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Can Planes Be Hijacked by Android Phone?
Can Planes Be Hijacked by Android Phone?

By Barry Levine
April 12, 2013 2:14PM

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The Android phone hijack claim is not the first warning that cyber-terrorism could be launched remotely against aircraft. Last summer, two presentations at a Black Hat and Defcon security conference said a new system for tracking and control of aircraft in the U.S. and other countries has insufficient encryption to prevent a terrorist from creating false plane information.
 



It sounds like part of a Bruce Willis action movie: A hacker takes remote control of a commercial aircraft, using only an Android smartphone. A German security researcher said this week it can be done, but the Federal Aviation Administration is denying the claim.

The researcher, Hugo Teso, works for German IT company n.runs and is also a commercial pilot. At the Hack in the Box security conference this week in Amsterdam, he explained that transmissions to commercial aircraft can be hijacked, thus hijacking the aircraft.

The protocol of the transmissions is ACARS, or the Aircraft Communications Addressing and Reporting System. Teso said a hacker can take advantage of security vulnerabilities in ACARS, as well as vulnerabilities in flight management software from Honeywell and other aircraft technology companies. To take control, Teso created an Android app called PlaneSploit that exploits these vulnerabilities to talk to the aircraft's Flight Management Systems.

'Lot of Nasty Things'

Teso said his app can direct the plane to change direction, altitude, speed, and can change the data on pilots' screens. He told Forbes magazine that "you can use this system to modify approximately everything related to the navigation of the plane," including "a lot of nasty things."

This is not the first warning that cyber-terrorism could be launched remotely against aircraft. Last summer, two presentations at the Black Hat and Defcon security conference in Las Vegas said a new system for tracking and control of aircraft in the U.S. and other countries, which is being rolled out over the next few years, has insufficient encryption to prevent a terrorist from creating false plane information.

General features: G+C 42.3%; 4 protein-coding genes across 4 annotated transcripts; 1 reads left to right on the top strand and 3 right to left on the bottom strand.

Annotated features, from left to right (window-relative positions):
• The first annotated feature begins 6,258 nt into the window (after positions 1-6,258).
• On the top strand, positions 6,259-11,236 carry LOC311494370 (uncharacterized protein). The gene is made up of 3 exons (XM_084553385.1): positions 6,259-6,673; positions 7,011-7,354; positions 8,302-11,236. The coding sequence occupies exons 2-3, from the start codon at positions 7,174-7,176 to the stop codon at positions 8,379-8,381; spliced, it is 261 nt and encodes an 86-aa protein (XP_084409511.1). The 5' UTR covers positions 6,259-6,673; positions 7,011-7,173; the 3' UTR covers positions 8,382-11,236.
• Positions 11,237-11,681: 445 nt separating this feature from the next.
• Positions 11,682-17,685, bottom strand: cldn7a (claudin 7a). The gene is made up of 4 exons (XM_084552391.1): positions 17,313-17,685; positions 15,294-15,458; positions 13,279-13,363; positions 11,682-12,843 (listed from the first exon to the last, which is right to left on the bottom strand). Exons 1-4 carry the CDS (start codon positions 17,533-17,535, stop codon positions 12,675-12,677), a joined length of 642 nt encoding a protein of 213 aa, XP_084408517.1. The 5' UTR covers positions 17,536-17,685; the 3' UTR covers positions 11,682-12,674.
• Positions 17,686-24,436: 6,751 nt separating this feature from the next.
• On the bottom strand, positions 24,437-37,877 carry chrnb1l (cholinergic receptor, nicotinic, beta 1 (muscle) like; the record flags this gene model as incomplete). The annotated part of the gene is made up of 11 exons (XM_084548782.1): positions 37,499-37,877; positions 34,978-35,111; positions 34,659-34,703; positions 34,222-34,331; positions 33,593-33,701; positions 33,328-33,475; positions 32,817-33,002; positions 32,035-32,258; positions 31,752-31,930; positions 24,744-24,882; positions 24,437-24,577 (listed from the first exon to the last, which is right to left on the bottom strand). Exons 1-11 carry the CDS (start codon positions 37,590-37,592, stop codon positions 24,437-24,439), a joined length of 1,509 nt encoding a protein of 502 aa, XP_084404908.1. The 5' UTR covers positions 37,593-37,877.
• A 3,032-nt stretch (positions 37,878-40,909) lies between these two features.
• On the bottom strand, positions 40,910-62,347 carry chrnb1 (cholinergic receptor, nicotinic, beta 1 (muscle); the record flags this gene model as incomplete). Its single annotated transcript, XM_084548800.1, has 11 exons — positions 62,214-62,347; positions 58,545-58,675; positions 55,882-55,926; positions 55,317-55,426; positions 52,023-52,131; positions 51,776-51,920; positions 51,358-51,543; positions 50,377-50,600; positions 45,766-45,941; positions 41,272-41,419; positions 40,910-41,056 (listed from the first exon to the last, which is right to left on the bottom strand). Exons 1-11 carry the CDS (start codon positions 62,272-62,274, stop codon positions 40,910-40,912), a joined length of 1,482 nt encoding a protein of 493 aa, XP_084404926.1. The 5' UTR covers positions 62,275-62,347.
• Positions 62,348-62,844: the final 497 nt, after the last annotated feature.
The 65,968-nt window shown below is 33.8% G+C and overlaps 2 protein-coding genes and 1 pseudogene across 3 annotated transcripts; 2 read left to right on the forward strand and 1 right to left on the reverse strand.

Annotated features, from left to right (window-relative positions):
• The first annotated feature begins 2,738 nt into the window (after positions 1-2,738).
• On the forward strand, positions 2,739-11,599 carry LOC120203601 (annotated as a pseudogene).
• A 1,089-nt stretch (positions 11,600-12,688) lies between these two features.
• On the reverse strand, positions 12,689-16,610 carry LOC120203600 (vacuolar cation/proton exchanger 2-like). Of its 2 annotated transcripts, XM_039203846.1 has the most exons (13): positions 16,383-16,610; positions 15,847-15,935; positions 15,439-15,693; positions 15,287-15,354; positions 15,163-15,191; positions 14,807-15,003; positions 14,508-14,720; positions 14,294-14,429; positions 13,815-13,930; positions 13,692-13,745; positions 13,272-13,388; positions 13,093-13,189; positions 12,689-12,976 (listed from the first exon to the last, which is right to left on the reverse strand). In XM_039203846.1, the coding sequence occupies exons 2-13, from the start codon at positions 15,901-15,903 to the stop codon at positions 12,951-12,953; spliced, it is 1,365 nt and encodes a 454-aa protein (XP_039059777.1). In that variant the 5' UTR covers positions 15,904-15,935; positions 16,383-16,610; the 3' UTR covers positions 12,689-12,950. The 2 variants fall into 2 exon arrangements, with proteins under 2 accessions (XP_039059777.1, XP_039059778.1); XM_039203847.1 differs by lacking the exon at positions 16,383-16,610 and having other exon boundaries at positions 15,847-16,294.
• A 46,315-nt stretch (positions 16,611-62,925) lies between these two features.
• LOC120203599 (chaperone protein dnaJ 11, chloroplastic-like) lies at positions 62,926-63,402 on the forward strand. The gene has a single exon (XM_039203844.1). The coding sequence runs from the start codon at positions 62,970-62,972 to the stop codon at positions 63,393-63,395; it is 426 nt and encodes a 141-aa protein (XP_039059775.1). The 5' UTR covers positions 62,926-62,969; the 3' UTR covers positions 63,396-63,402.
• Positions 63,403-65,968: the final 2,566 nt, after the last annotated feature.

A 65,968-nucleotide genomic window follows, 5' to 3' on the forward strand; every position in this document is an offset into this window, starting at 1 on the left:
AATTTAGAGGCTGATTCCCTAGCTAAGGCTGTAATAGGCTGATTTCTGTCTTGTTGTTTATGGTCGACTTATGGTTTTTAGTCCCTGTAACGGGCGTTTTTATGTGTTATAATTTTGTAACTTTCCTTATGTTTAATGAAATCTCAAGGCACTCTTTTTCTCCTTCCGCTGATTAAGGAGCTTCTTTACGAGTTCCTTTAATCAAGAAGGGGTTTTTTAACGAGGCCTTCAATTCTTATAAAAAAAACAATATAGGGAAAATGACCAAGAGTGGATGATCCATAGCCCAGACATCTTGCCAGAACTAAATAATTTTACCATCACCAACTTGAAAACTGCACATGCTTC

This could swamp air traffic controllers with fake status reports from fake aircraft, preventing them from guiding actual aircraft to safe landings because they wouldn't known which ones were real. One of the security researchers at the Black Hat conference, Andrei Costin, had reported that even "a medium-technical savvy person" could impersonate a plane that wasn't there.

Honeywell, FAA Dispute Findings

Some of the companies that developed the aircraft flight management software dispute Teso's claims.

Honeywell said that, although it will work with n.runs to assess the vulnerabilities, Teso's work does not necessarily prove there is risk because his experimentations over three years were on Flight Management Systems hardware he bought on eBay, and used FMS training simulation software that claims it has some of the same code as in actual commercial aircraft. A Honeywell spokesperson told Forbes the training simulation software "doesn't have the same protections against overwriting or corrupting as our certified flight software."

In reply, n.runs said the vulnerabilities were not in the FMS software that was being tested, but in actual aircraft functions, and that the hack would require only minimum adaptation to work on an actual plane.

Similarly, the FAA, the European Aviation Safety Administration, and aircraft technology company Rockwell Collins have released statements that current systems are secure and are not equivalent to Teso's lab environment.
 

Tell Us What You Think
Comment:

Name:

Kevin:

Posted: 2013-04-23 @ 10:27am PT
yep. I want to see some proofs, stop talking gibberish.

Robert:

Posted: 2013-04-16 @ 5:16pm PT
If there are vulnerabilities... let's see them in action... all of this is just talk.





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